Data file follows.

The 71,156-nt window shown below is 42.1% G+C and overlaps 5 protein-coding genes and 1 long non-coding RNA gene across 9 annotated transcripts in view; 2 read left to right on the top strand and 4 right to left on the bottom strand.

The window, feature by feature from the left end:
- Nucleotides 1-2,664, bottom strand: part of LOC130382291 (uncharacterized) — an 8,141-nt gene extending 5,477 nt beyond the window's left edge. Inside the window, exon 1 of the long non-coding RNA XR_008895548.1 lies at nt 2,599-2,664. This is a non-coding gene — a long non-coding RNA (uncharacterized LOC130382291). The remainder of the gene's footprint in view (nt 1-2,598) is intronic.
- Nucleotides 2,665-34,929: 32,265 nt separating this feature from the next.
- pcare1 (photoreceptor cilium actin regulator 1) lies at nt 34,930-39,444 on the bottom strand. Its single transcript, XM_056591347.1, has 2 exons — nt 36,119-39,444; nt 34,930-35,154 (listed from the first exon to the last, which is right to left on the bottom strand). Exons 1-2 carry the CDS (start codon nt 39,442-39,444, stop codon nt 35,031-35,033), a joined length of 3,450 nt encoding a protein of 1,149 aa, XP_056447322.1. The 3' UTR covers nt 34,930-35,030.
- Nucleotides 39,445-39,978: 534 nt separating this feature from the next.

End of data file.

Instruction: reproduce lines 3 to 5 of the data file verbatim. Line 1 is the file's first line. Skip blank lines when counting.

- Nucleotides 1-2,664, bottom strand: part of LOC130382291 (uncharacterized) — an 8,141-nt gene extending 5,477 nt beyond the window's left edge. Inside the window, exon 1 of the long non-coding RNA XR_008895548.1 lies at nt 2,599-2,664. This is a non-coding gene — a long non-coding RNA (uncharacterized LOC130382291). The remainder of the gene's footprint in view (nt 1-2,598) is intronic.
- Nucleotides 2,665-34,929: 32,265 nt separating this feature from the next.
- pcare1 (photoreceptor cilium actin regulator 1) lies at nt 34,930-39,444 on the bottom strand. Its single transcript, XM_056591347.1, has 2 exons — nt 36,119-39,444; nt 34,930-35,154 (listed from the first exon to the last, which is right to left on the bottom strand). Exons 1-2 carry the CDS (start codon nt 39,442-39,444, stop codon nt 35,031-35,033), a joined length of 3,450 nt encoding a protein of 1,149 aa, XP_056447322.1. The 3' UTR covers nt 34,930-35,030.